Donald W. Reynolds National Center For Business Journalism

Two Minute Tips

How to use numbers in a story

July 24, 2017

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How to start writing with numbers like a pro. ("Math" image by "pixapopz" via Pixabay, CCO Public Domain)
Writers new to business journalism need to start using numbers in their reporting. Here's a cheat sheet. ("Math" image by "pixapopz" via Pixabay, CCO Public Domain)

Numbers add information that is vital in helping readers understand the story you’re telling. If you’re new to business journalism, here are five easy tips that will help you use them wisely.

Memorize the big ones

Learn the big statistics in your field. For example, among the numbers residential real estate reporters should know by heart: current mortgage rates, local median sales price per square foot, appreciation rates and inventory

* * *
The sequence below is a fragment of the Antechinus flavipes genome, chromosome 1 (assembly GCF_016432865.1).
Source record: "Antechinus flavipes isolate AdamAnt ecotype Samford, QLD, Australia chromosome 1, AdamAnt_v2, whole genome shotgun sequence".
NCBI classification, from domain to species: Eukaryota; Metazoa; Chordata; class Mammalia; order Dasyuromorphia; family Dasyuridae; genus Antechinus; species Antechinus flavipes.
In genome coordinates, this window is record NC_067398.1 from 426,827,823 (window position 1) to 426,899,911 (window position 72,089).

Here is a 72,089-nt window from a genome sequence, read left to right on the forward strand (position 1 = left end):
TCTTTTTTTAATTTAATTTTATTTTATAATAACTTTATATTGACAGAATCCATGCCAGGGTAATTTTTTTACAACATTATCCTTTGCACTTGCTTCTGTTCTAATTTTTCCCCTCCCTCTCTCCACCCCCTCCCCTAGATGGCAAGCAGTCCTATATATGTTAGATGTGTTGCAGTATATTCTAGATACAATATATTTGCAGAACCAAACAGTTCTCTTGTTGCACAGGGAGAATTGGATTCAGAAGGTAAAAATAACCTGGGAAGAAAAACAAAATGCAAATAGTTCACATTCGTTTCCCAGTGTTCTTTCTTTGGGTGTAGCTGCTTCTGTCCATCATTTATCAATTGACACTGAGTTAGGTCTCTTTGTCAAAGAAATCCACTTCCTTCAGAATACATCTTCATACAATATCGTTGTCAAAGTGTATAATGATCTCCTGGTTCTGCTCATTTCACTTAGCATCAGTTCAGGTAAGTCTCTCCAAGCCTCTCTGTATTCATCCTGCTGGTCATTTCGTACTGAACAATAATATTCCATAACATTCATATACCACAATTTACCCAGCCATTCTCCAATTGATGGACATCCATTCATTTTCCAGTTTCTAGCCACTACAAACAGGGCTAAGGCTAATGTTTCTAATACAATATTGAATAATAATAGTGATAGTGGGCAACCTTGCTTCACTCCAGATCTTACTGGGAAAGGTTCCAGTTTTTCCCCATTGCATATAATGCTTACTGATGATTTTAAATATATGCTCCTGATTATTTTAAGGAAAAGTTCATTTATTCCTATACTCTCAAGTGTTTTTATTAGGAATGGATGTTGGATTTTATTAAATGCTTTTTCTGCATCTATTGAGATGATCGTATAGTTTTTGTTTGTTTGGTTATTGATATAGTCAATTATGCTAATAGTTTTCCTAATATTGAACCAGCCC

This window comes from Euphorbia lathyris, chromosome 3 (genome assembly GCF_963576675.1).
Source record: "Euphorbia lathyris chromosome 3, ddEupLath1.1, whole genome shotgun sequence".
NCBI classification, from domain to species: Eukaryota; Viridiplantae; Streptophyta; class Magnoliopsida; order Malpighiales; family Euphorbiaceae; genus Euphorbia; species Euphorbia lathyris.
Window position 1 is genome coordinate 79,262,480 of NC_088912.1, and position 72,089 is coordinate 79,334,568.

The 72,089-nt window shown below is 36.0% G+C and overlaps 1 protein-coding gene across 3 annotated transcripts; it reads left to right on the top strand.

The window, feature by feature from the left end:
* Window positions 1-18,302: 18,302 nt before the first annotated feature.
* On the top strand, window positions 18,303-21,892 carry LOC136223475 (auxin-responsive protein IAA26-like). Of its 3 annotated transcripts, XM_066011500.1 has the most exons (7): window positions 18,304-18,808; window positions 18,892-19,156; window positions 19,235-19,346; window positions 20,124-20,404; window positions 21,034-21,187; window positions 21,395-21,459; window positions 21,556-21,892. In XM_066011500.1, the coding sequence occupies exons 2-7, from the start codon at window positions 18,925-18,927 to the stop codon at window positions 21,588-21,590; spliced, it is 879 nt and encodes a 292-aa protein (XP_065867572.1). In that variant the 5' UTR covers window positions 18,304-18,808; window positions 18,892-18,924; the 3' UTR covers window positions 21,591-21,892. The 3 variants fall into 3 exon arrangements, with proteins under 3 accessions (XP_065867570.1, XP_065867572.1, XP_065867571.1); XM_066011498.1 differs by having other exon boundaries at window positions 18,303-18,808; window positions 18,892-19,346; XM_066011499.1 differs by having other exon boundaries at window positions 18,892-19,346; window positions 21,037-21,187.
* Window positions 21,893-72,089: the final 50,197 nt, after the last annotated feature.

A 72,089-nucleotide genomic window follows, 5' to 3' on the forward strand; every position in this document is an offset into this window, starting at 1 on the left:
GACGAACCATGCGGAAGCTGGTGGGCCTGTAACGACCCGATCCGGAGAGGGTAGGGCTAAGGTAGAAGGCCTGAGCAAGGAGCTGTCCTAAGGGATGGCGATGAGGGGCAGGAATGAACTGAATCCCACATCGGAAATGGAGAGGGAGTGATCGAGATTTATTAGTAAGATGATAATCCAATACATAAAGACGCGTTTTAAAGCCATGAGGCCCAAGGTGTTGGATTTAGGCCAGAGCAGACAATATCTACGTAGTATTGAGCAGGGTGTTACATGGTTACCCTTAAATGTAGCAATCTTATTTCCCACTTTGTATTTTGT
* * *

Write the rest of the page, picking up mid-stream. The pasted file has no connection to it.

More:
Present numbers in context

Don’t just take a number you’re given at face value—dig deeper to find how similar numbers compare. For example: The stock market is up 22 points. Did it recently have a downswing, and it’s now returning to normal? Has it already been rising, and this is an additional increase? How does this rise compare with recent or historical increases?

Don’t go overboard

Use no more than three figures per paragraph. And try not to include numbers in more than one or two consecutive paragraphs. This makes it easier for your audience to understand the significance of what you are talking about without becoming overwhelmed with statistics.

Use easy-to-comprehend examples

Real-life comparison that put numbers in perspective will help your audience visualize figures. Use familiar examples to help readers understand a number’s significance. “That is as big as two football fields.” “That is twice the amount of the average American’s weekly paycheck.”

Put numbers in context

As soon as you say something is rated second—second largest, second oldest, second most popular—you must also identify which is the first in that category.

 

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